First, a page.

Estimating the liquid jet breakdown height using dimensional analysis with experimental evidence
(1) Aristotel" Theoretical Republican Lyceum, (2) Institute of Applied Physics, Republic of Moldovahttps://doi.org/10.59720/22-243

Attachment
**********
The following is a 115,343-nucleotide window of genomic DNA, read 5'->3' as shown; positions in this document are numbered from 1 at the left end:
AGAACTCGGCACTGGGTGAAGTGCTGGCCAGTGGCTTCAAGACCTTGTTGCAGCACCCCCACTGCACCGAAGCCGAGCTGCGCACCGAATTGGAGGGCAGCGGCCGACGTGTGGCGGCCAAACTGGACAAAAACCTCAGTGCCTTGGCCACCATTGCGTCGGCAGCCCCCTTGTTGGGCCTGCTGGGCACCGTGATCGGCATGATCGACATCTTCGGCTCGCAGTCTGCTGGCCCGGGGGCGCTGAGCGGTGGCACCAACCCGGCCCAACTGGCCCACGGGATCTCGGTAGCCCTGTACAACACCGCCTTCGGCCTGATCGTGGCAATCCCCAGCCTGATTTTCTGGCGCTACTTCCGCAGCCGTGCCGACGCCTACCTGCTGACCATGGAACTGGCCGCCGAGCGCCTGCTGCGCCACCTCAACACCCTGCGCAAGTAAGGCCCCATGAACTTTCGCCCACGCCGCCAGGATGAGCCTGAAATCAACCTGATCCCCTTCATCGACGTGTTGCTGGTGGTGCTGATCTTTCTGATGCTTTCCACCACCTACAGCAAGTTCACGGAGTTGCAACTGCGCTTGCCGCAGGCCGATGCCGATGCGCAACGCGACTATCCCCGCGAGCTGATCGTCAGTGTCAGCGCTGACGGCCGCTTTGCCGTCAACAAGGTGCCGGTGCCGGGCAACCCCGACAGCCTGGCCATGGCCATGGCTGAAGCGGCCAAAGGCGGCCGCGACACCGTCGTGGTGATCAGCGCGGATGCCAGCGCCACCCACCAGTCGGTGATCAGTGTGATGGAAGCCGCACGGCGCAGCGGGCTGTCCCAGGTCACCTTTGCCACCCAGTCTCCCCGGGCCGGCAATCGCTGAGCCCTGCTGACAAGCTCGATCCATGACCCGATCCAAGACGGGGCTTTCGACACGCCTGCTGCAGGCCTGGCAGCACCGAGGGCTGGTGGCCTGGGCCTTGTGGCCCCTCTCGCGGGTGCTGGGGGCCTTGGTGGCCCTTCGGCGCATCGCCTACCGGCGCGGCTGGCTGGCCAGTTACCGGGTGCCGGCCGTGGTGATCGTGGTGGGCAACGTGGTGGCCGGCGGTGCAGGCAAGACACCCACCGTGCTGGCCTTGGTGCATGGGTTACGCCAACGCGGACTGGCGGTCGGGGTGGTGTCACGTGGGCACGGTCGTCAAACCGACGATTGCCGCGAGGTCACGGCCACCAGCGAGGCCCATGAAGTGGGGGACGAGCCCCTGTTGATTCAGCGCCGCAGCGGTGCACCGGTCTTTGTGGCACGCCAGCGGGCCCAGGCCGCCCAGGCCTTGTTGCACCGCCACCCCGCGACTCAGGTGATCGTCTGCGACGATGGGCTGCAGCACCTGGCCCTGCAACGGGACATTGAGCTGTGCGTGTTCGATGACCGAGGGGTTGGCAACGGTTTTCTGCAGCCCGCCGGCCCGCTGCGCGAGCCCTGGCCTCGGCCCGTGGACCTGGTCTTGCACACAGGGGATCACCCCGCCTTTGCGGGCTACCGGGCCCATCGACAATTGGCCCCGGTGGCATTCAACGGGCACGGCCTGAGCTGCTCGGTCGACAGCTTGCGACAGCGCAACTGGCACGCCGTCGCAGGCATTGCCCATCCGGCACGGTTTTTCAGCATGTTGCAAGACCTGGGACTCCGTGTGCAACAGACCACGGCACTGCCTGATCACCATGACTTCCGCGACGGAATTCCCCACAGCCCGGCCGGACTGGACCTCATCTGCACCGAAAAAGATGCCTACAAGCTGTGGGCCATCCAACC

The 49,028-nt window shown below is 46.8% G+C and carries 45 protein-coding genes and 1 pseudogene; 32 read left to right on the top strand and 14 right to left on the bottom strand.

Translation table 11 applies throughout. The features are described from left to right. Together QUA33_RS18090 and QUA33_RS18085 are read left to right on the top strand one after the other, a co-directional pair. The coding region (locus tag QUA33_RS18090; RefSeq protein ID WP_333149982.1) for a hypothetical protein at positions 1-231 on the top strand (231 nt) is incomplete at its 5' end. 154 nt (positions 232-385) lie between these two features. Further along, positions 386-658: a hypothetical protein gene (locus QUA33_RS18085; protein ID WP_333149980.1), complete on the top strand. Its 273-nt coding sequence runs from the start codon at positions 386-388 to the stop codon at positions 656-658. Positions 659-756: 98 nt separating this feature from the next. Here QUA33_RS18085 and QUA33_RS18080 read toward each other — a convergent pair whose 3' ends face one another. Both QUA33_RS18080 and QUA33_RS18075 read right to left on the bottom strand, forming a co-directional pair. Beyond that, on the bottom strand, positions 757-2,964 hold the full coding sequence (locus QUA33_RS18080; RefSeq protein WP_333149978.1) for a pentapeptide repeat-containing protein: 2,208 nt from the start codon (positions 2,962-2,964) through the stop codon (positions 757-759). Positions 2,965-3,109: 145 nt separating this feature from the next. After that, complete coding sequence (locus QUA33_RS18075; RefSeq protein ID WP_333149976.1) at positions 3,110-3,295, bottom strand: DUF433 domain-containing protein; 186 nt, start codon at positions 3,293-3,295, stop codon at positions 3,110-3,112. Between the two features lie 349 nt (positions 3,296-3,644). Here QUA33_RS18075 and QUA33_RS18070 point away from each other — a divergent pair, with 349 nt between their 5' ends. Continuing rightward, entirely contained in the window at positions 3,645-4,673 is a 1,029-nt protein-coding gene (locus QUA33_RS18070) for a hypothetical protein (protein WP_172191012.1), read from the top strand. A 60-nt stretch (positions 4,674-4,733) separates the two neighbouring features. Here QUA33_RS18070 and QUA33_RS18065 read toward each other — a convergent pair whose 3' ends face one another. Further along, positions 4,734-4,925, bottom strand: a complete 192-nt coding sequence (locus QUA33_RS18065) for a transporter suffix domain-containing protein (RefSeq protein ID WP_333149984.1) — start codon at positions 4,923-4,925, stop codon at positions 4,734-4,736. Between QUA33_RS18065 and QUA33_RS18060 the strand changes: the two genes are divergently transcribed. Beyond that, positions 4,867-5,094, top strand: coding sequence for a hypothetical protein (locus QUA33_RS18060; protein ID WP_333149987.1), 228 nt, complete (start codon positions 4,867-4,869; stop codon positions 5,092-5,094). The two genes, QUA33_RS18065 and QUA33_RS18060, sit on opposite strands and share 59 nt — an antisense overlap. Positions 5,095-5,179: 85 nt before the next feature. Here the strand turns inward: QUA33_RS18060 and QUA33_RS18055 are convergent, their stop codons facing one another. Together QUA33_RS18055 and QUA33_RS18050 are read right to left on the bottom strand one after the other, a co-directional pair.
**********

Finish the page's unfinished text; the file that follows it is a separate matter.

When opening a sink or pouring water from a bottle an interesting and unintuitive physical phenomenon occurs: the regular cylindrical jet breaks into droplets at a certain height, which changes once the initial conditions of the falling jet change , thus two distinct regions are observable: a steady stream of water at high flow and separate droplets at low flow . In this paper, we found and experimentally tested a model that correlates the parameters of the phenomenon mentioned above. We analyzed how the breakdown height of the jet changes with three initial parameters: jet radius, liquid density, and surface tension. We propose a mathematical model for the relationship between the diameter of the liquid stream and the height at which it breaks into droplets , consisting of a quadratic dependency . There was a good fit between experimental data and the model with a correlation coefficient exceeding 0.95. Finding and exploring this way to analyze fluid mechanics might help understand the fundamental correlation between the parameters involved and design more lucrative industrial techniques in fields such as oil extraction or printing.
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